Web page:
The Biscuit Method

1 Nov
Lovely, high-risen biscuits!

Lovely, high-risen biscuits!

Sorry about that downer of a Halloween post.  Let’s get back to pastry, shall we?  Ah, yes…the biscuit method.  The biscuit method is a method for making quick breads such as scones and, well, biscuits.  That’s American biscuits, not cookie-biscuits, if you’re visiting from across the Big Blue Ocean.

The biscuit method is one of the only mixing methods that does not require you to have all of your ingredients at room temperature.  Your fats and liquids should be cold for the biscuit method.  The colder, the better.  Why?  Well, the whole point of the biscuit method is to keep discrete little pieces of fat dispersed throughout your dough.  That way, when they melt in the oven, the steam the little pieces creates assists in with the rise.  Also, you get all of these wee little buttery pockets.  I love me some biscuits.

So, here’s how it goes.  I’m not going to give a recipe–there are a billion recipes out there.  I will give a method though.

  1. Mix all your dry ingredients together with a whisk:  flour, baking powder and/or baking soda, salt, sugar, dry spices, etc.
  2. Cut your very cold fat into about 1/2 inch chunks (if you’re using shortening, or part shortening, put that stuff in the freezer.  I vote all butter, personally, for flavor and for no trans fats, but do what you want).
  3. Toss the butter/shortening with the dry ingredients.
  4. Using your fingers, break up the butter/shortening, rubbing it into the flour.  When you’re done, the pieces should be anywhere from the size of grits to the size of peas.  Nothing too much bigger than a pea.  If your hands are warm, throw everybody into the fridge to firm up.
  5. Pour in your liquid (milk/cream/half and half/buttermilk–whatever the recipe calls for).  Toss together with the dry.  Don’t mix viciously.
  6. Turn your dough out onto a lightly floured surface and pat into a square about 1/2″ thick.
  7. Cut into squares (no waste) or circles.  (You can re-roll the scraps, but those biscuits will be tougher.  I vote squares).
  8. Brush with cream/butter/egg wash.  Bake at about 400 degrees, F, until risen and golden brown and lovely.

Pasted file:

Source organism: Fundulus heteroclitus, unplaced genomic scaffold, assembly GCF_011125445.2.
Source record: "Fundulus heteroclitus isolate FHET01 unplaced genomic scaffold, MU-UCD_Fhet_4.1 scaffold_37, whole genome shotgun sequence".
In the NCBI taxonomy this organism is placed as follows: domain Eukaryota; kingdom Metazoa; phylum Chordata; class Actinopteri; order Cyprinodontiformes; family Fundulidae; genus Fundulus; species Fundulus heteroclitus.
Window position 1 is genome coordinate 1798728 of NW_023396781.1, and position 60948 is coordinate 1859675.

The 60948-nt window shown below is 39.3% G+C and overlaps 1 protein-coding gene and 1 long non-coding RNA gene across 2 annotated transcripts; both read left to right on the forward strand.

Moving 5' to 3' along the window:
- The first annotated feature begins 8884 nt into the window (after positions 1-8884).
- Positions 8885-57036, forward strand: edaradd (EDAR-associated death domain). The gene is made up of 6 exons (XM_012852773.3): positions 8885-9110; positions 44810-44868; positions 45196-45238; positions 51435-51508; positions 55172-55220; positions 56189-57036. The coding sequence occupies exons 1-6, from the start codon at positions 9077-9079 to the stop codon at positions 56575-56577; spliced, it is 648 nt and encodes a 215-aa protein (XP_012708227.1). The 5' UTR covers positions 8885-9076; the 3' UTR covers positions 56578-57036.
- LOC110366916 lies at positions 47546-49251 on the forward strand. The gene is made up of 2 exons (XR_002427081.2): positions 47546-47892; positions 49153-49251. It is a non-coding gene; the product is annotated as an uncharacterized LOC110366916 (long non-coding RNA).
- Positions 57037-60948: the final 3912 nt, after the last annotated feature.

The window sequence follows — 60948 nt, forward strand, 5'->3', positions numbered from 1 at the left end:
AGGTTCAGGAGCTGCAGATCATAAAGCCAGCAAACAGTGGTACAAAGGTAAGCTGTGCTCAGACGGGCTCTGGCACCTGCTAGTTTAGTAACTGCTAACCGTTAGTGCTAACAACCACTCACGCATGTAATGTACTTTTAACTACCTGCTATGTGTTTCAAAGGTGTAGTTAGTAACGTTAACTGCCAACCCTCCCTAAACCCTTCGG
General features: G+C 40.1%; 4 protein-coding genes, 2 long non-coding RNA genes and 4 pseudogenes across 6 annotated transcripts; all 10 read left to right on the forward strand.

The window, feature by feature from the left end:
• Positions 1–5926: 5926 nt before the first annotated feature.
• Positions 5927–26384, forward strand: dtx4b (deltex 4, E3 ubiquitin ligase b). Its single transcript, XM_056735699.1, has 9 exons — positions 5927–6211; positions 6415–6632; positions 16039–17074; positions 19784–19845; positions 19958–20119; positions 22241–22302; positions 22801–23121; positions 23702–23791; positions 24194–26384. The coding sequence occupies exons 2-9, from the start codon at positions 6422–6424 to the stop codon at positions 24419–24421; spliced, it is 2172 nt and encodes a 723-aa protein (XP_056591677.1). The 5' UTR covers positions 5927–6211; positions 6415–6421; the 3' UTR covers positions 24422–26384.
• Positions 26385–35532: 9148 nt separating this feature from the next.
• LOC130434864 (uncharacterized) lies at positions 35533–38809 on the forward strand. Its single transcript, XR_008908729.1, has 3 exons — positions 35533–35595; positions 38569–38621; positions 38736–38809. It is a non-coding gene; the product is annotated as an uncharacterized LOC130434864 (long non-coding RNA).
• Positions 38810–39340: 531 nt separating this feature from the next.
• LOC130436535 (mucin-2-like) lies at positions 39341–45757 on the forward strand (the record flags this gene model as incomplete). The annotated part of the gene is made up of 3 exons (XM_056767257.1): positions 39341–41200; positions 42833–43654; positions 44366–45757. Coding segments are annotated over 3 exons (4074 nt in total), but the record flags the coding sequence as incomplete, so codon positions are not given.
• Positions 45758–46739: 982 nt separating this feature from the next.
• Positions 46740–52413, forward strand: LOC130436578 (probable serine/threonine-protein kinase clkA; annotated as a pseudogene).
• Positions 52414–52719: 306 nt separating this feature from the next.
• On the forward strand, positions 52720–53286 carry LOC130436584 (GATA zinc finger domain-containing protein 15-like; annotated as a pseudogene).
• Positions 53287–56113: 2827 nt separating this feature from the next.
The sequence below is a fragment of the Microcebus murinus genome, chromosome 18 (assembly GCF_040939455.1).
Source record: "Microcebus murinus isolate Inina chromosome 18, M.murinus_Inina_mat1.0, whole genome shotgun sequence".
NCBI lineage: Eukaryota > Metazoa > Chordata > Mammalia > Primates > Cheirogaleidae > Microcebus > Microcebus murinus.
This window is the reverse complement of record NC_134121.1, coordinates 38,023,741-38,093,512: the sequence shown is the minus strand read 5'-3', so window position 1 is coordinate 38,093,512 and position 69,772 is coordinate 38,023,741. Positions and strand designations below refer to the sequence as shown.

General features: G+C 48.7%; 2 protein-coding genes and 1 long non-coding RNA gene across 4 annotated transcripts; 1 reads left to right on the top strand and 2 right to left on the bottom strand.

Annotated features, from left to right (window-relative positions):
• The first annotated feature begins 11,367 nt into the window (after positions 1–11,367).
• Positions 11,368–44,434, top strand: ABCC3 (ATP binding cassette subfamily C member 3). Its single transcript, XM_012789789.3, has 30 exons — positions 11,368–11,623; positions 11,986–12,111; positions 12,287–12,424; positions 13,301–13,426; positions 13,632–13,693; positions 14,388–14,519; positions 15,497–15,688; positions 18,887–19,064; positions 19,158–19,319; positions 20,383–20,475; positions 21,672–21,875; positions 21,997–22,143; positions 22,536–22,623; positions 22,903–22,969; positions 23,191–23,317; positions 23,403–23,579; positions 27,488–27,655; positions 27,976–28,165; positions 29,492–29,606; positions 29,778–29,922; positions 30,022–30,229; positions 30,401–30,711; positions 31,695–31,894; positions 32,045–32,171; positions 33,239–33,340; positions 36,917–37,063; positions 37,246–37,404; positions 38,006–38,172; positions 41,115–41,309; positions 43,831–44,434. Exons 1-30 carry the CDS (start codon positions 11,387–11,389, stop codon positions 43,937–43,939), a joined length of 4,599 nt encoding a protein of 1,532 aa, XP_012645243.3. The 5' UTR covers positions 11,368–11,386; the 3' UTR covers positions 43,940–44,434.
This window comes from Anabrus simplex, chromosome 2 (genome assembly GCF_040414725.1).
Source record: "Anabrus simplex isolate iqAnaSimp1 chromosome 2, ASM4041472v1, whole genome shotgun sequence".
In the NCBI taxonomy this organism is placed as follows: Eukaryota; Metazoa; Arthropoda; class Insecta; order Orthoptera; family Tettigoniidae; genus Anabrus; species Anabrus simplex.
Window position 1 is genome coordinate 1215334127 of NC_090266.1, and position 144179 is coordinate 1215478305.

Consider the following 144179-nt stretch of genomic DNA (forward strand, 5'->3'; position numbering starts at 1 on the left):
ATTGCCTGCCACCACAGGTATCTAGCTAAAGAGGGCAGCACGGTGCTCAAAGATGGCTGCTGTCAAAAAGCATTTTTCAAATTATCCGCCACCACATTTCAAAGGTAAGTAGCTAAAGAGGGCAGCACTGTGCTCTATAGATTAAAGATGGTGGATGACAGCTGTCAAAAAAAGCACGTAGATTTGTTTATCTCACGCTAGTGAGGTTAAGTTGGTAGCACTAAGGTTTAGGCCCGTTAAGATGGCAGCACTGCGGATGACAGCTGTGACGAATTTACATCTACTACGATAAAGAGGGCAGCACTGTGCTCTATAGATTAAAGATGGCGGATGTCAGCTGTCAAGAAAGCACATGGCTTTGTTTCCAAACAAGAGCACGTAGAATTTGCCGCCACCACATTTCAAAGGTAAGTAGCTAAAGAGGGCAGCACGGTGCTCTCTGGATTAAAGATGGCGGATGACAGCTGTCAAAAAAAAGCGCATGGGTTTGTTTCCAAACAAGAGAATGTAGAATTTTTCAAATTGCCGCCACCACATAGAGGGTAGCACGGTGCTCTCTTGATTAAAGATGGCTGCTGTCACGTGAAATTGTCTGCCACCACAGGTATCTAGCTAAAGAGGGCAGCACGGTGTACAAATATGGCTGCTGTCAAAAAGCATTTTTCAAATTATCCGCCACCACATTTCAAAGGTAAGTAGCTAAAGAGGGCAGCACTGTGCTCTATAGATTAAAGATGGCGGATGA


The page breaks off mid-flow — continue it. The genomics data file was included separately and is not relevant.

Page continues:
I will now take your questions.  Yes?  You in the back.  “Why can’t I mix viciously.  I need to get out my aggression.”

Me:  If you need to take out your aggression on something, make some bread or take a kick boxing class.  You want to handle your dough gently once the liquid is in there.  Biscuits are supposed to be tender, and a bunch of mixing will just activate the gluten in the flour and you’ll end up with chewy biscuits.

Yes, sir.  You there, in the brown sweater.  “Can I use my stand mixer or food processor?”

Me:  I would stay away from the food processor because it can generate a bunch of heat, and you don’t want your butter to melt.  You can use a mixer as long as you use the paddle attachment and stop and check the consistency and the size of your butter pieces every 30 seconds or so.  You don’t want to end up with paste.  Once you get the liquid in there, I would take the bowl off the mixer and fold the liquid in with a spatula.  You don’t want to develop that gluten.”

That’s enough for today.  Thank you all for coming.  On your way out, check out this and this.

3 Responses to “The Biscuit Method”


  1. Oooh, Your Pie Crust! It’s So….Wee! « Pastry Methods and Techniques - January 9, 2009

    […] another, less mixy word. Combine, maybe.  Or commingle or unite.  It’s basically using The Biscuit Method with a lot less liquid.  Here’s what you do–I do it by hand so I can feel the dough.  […]

  2. And Then, Inspiration Struck: What. How. Why. « Pastry Methods and Techniques - July 9, 2009

    […] Way Back When I Started, you know, back before I had Readers and Such:  The Biscuit Method.  Here’s what I had to say about it Long Ago.  And now, here’s the rest of the story:  This Method is also called the pastry […]

  3. Bacon Rosemary Biscuits « SW Food Works - December 28, 2009

    […] won’t bore you.  If you have never heard of the ‘Biscuit Method’, check out this link.  Here’s the basics for this […]

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